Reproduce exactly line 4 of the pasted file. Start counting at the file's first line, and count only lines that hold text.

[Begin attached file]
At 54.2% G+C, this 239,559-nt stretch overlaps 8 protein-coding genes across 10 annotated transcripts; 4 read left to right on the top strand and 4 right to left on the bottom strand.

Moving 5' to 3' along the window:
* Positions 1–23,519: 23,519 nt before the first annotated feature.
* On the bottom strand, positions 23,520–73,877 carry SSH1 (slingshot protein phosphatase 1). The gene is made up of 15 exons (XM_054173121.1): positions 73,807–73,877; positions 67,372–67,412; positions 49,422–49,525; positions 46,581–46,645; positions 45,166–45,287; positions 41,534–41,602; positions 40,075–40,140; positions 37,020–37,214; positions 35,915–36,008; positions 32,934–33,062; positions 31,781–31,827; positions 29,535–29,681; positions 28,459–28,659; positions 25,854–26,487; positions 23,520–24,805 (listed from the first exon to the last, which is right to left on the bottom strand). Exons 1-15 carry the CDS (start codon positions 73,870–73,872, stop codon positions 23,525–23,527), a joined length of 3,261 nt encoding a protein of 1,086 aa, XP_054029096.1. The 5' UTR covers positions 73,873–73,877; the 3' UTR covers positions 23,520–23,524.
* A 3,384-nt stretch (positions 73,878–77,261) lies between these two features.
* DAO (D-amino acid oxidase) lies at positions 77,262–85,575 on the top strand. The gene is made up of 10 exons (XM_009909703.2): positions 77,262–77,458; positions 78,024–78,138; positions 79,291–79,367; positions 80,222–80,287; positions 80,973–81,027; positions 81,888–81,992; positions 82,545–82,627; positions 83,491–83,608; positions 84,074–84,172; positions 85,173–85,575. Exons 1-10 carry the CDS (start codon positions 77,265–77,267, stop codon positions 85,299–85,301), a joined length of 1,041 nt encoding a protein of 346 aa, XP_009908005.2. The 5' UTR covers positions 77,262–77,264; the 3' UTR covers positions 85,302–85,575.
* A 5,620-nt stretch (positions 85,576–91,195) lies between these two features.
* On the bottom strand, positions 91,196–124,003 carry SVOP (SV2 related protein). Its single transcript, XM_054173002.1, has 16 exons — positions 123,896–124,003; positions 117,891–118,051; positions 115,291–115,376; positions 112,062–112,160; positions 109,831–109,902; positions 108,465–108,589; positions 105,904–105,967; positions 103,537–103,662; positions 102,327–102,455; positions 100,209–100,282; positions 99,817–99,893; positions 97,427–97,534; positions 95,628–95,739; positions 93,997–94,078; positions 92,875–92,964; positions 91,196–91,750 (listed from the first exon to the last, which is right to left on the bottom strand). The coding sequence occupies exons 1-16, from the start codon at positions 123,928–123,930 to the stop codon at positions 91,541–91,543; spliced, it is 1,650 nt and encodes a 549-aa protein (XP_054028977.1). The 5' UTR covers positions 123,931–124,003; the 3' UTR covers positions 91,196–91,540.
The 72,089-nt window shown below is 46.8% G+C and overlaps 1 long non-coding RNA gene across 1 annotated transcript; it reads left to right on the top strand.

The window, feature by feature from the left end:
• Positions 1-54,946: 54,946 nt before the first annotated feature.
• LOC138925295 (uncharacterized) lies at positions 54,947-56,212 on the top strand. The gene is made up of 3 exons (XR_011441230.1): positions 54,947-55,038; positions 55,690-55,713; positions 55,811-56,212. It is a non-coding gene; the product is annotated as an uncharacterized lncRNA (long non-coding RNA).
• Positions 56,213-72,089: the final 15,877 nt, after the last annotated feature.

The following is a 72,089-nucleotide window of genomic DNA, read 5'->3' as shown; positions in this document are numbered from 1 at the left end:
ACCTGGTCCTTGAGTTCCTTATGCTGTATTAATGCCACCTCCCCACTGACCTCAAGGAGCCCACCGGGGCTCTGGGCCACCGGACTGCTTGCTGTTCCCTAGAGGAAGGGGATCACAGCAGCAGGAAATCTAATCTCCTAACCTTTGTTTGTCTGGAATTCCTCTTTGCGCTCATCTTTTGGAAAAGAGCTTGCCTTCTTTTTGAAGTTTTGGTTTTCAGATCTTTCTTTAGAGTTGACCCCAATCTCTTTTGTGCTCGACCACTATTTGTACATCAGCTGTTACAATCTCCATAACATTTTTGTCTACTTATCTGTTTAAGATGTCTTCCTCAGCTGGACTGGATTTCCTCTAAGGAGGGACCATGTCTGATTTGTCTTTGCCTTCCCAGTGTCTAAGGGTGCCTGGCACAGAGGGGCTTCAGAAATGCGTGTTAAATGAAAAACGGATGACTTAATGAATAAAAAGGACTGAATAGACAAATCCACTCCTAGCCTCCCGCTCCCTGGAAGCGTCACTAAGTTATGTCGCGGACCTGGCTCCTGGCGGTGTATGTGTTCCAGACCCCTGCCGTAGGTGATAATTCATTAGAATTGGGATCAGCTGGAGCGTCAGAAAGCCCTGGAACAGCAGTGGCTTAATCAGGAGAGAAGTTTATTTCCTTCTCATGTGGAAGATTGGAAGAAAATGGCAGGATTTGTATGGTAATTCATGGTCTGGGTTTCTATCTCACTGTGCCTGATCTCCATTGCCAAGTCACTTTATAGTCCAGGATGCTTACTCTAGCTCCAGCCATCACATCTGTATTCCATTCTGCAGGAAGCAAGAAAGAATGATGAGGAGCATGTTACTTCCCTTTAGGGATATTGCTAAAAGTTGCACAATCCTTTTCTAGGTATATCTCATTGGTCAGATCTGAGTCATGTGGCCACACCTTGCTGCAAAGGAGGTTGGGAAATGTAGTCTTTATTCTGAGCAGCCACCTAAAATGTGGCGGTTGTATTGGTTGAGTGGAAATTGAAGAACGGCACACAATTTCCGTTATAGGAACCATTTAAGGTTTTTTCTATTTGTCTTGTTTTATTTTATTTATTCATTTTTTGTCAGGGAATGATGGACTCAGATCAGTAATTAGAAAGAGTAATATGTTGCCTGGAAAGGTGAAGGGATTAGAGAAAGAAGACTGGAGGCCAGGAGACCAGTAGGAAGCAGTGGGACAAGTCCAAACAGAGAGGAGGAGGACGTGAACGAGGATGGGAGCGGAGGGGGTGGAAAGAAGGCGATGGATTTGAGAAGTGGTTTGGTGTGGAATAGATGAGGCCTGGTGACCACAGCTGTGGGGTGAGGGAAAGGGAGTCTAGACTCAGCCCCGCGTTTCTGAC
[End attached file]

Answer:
* On the bottom strand, positions 23,520–73,877 carry SSH1 (slingshot protein phosphatase 1). The gene is made up of 15 exons (XM_054173121.1): positions 73,807–73,877; positions 67,372–67,412; positions 49,422–49,525; positions 46,581–46,645; positions 45,166–45,287; positions 41,534–41,602; positions 40,075–40,140; positions 37,020–37,214; positions 35,915–36,008; positions 32,934–33,062; positions 31,781–31,827; positions 29,535–29,681; positions 28,459–28,659; positions 25,854–26,487; positions 23,520–24,805 (listed from the first exon to the last, which is right to left on the bottom strand). Exons 1-15 carry the CDS (start codon positions 73,870–73,872, stop codon positions 23,525–23,527), a joined length of 3,261 nt encoding a protein of 1,086 aa, XP_054029096.1. The 5' UTR covers positions 73,873–73,877; the 3' UTR covers positions 23,520–23,524.